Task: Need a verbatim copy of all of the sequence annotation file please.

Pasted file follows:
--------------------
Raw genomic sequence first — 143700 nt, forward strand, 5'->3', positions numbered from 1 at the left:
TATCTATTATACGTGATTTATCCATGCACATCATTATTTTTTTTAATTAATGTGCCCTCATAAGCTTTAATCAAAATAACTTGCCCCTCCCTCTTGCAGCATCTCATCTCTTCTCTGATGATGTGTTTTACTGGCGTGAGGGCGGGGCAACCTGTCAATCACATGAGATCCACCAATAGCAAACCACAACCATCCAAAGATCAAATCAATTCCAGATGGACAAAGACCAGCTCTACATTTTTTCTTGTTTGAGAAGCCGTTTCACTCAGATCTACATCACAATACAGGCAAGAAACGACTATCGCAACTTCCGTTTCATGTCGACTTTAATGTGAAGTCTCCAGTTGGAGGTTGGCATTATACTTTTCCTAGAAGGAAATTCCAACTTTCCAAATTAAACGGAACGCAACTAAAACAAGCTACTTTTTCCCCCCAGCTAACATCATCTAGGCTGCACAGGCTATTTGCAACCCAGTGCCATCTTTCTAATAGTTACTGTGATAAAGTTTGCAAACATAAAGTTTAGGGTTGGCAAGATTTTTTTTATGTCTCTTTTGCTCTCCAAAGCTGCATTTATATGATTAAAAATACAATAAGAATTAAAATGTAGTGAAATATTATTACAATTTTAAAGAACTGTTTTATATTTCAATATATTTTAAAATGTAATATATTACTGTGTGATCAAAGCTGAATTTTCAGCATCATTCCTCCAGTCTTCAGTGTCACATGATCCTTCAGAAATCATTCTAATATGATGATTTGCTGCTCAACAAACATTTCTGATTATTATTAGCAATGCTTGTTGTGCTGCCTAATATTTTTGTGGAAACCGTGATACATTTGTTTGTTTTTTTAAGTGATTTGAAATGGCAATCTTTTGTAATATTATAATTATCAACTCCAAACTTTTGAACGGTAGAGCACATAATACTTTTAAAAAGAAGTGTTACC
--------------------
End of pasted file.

Raw genomic sequence first — 143700 nt, forward strand, 5'->3', positions numbered from 1 at the left:
TATCTATTATACGTGATTTATCCATGCACATCATTATTTTTTTTAATTAATGTGCCCTCATAAGCTTTAATCAAAATAACTTGCCCCTCCCTCTTGCAGCATCTCATCTCTTCTCTGATGATGTGTTTTACTGGCGTGAGGGCGGGGCAACCTGTCAATCACATGAGATCCACCAATAGCAAACCACAACCATCCAAAGATCAAATCAATTCCAGATGGACAAAGACCAGCTCTACATTTTTTCTTGTTTGAGAAGCCGTTTCACTCAGATCTACATCACAATACAGGCAAGAAACGACTATCGCAACTTCCGTTTCATGTCGACTTTAATGTGAAGTCTCCAGTTGGAGGTTGGCATTATACTTTTCCTAGAAGGAAATTCCAACTTTCCAAATTAAACGGAACGCAACTAAAACAAGCTACTTTTTCCCCCCAGCTAACATCATCTAGGCTGCACAGGCTATTTGCAACCCAGTGCCATCTTTCTAATAGTTACTGTGATAAAGTTTGCAAACATAAAGTTTAGGGTTGGCAAGATTTTTTTTATGTCTCTTTTGCTCTCCAAAGCTGCATTTATATGATTAAAAATACAATAAGAATTAAAATGTAGTGAAATATTATTACAATTTTAAAGAACTGTTTTATATTTCAATATATTTTAAAATGTAATATATTACTGTGTGATCAAAGCTGAATTTTCAGCATCATTCCTCCAGTCTTCAGTGTCACATGATCCTTCAGAAATCATTCTAATATGATGATTTGCTGCTCAACAAACATTTCTGATTATTATTAGCAATGCTTGTTGTGCTGCCTAATATTTTTGTGGAAACCGTGATACATTTGTTTGTTTTTTTAAGTGATTTGAAATGGCAATCTTTTGTAATATTATAATTATCAACTCCAAACTTTTGAACGGTAGAGCACATAATACTTTTAAAAAGAAGTGTTACC